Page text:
Philosophy for busy people. Listen to this succinct account of the philosophy of Socrates in just one hour.
Socrates is widely renowned as one of the founders of Western philosophy, despite the fact that his ideas survive largely through the work of his pupil Plato. Socrates’ dialectic – a method of aggressive questioning – was the forerunner of logic; he used it to cut through the pretentions of his adversaries and arrive at the truth. Socrates placed philosophy on the sound basis of reason, believing it to be better to question ourselves rather than the world around us and viewing the world as inaccessible to our senses – only to thought. Charged with impiety and the corruption of youth Socrates was eventually tried and sentenced to death, ending his life by drinking the judicial hemlock.
This audiobook is an expert account of Socrates’ life and philosophical ideas – entertainingly written and is above all easy listening. Also included are selections from Socrates’ work, suggested further reading, and chronologies that place Socrates in the context of the broader scheme of philosophy.
The author showed little understanding of Socrates. There is no mention of Aristophanes and the discussion of the relationship between the literary and historical Socrates was lacking. The book was also filled with anachronistic references to the authors views on science and religion, with a bizarre dismissal of the entire Middle Ages that would have made Burckhardt blush. For a more useful and interesting introduction to Socrates (not to mention free) I'd recommend the History of Philosophy Podcast.
1 of 1 people found this review helpful
The only thing that I disliked was, it could have been longer! It was an hour but seemed like 10 mins so interesting to follow and comprehend!
I recommend this to the lovers of knowledge at all levels, for students as well as instructors.
The reciter has an exceptional and excellent performance, a very good voice and very well read.
The text of the Audio is also excellent.
1 of 1 people found this review helpful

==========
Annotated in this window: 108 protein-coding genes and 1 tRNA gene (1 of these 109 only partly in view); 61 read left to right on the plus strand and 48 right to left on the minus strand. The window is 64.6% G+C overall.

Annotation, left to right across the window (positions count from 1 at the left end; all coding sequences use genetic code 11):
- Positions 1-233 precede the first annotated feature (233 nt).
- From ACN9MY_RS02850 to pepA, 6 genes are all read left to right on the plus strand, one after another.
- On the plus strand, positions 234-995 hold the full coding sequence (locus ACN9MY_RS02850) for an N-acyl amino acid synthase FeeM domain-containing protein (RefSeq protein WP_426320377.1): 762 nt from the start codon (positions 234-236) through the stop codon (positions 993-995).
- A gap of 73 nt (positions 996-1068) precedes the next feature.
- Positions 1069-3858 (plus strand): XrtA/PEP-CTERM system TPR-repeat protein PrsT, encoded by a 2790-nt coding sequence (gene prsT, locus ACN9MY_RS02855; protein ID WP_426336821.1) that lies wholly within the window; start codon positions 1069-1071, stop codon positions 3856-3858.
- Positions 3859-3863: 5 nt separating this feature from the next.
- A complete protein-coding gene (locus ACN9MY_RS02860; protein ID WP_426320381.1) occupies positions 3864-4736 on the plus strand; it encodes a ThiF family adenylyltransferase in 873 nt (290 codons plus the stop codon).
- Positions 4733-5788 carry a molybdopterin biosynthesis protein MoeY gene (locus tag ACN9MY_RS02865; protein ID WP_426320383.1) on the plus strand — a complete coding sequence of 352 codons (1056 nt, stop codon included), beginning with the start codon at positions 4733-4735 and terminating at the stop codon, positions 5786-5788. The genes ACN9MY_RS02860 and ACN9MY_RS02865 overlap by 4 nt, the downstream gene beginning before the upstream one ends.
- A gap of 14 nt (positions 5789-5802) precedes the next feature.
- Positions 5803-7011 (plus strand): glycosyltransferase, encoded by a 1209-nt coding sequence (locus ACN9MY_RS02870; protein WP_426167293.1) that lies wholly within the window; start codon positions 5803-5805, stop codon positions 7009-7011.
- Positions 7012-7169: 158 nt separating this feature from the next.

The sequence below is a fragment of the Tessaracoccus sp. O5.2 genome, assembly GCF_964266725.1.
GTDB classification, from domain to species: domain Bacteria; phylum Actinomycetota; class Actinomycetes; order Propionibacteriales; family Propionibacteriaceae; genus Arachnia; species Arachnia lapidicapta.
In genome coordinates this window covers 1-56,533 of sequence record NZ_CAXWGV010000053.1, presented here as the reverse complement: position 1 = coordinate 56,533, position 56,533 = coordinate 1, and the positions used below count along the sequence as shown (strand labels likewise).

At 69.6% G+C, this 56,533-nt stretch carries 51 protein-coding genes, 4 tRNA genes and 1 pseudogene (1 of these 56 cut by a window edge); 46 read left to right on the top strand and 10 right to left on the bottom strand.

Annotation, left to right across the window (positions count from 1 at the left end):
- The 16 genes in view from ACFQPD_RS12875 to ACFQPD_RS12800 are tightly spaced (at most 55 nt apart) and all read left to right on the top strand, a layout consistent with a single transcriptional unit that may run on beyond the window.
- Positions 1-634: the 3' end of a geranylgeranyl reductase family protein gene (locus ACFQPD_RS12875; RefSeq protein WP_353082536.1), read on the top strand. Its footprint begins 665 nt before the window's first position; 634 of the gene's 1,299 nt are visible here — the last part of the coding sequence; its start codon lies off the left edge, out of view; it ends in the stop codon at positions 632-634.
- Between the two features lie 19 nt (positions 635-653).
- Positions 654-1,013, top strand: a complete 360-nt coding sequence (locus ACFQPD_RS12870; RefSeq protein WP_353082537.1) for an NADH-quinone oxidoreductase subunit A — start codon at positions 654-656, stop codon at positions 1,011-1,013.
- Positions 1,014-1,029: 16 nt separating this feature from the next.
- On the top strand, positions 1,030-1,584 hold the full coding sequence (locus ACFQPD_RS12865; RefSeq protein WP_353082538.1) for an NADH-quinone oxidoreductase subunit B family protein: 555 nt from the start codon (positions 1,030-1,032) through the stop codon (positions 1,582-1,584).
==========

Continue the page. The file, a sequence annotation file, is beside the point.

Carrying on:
The book is short (about 1 hour of listening time), but content is solid and I recommend it to those who want a quick overview of Socrates’ life, his work and philosophy. Well done for people behind his book.
It seems to focus heavily on his life and influence and not enough on his acomplishments and philosophies.
In terms of a life story it was good, but was very short on philosophy
great book and throughly enjoyed listening to it I would definitely recommend to listen to
Sonewhat prejudice towards the Greek civilisation. Should have more respect towards what gave birth to the West, which is still, the light in the darkness of a barbaric religious world.
Interesting book into the life of one of the most famous philosophers of the past.
Despite its slightly short length, the book is a wonderful introduction into the life of the philosopher Socrates. Would have loved to hear more on his philosophies, but I suppose that is for anther book for another day.
The narrator excels in his delivery with a soothing and pleasant tone of voice, coupled with the occasional acting up to match with the various dialogues and anecdotes present in the texts.
Overall, an excellent audiobook that has me tempted to buy up the rest of the series, especially so if they feature the same narrator!
1 of 2 people found this review helpful
I found this review of Socrates most unhelpful.
The author was conceited and opinionated.
He seemed to think his editorialising on Socrates was far more important than presenting the thoughts of the man himself.
He made no reference to the other giants of human philosophy, Confucius & Buddha, who were teaching at the same time as Socrates.
He suggested that modern sciences such as psychology and psychiatry are not worthwhile because exact measurement is difficult. He ignores the fact the exactitude is also not possible in the physical sciences - The nature of light and Heisenberg's uncertainty principle are 2 examples which come to mind.
The overall tone of this work by Paul Strathern was a very Western 19th century view of philosophy and science. Disappointing to hear this twaddle in the 21st century.